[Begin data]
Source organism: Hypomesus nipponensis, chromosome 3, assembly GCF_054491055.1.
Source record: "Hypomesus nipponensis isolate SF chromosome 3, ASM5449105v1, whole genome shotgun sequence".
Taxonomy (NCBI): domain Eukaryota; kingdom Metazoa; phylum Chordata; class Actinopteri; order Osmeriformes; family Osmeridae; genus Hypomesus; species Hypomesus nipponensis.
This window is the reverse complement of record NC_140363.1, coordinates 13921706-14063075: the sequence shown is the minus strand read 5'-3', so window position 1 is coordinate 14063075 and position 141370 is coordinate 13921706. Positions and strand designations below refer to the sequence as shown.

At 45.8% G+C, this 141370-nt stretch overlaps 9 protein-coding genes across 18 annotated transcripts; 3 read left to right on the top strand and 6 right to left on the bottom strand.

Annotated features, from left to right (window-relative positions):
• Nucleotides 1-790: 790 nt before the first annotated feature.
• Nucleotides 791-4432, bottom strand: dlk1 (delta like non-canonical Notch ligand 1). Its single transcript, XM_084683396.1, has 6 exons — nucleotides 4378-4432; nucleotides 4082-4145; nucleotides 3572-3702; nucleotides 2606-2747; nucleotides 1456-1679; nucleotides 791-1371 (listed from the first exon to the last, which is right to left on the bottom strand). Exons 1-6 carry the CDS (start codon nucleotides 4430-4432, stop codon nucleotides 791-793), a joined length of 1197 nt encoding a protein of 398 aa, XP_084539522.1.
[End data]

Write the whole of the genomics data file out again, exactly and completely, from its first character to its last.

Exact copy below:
Source organism: Hypomesus nipponensis, chromosome 3, assembly GCF_054491055.1.
Source record: "Hypomesus nipponensis isolate SF chromosome 3, ASM5449105v1, whole genome shotgun sequence".
Taxonomy (NCBI): domain Eukaryota; kingdom Metazoa; phylum Chordata; class Actinopteri; order Osmeriformes; family Osmeridae; genus Hypomesus; species Hypomesus nipponensis.
This window is the reverse complement of record NC_140363.1, coordinates 13921706-14063075: the sequence shown is the minus strand read 5'-3', so window position 1 is coordinate 14063075 and position 141370 is coordinate 13921706. Positions and strand designations below refer to the sequence as shown.

At 45.8% G+C, this 141370-nt stretch overlaps 9 protein-coding genes across 18 annotated transcripts; 3 read left to right on the top strand and 6 right to left on the bottom strand.

Annotated features, from left to right (window-relative positions):
• Nucleotides 1-790: 790 nt before the first annotated feature.
• Nucleotides 791-4432, bottom strand: dlk1 (delta like non-canonical Notch ligand 1). Its single transcript, XM_084683396.1, has 6 exons — nucleotides 4378-4432; nucleotides 4082-4145; nucleotides 3572-3702; nucleotides 2606-2747; nucleotides 1456-1679; nucleotides 791-1371 (listed from the first exon to the last, which is right to left on the bottom strand). Exons 1-6 carry the CDS (start codon nucleotides 4430-4432, stop codon nucleotides 791-793), a joined length of 1197 nt encoding a protein of 398 aa, XP_084539522.1.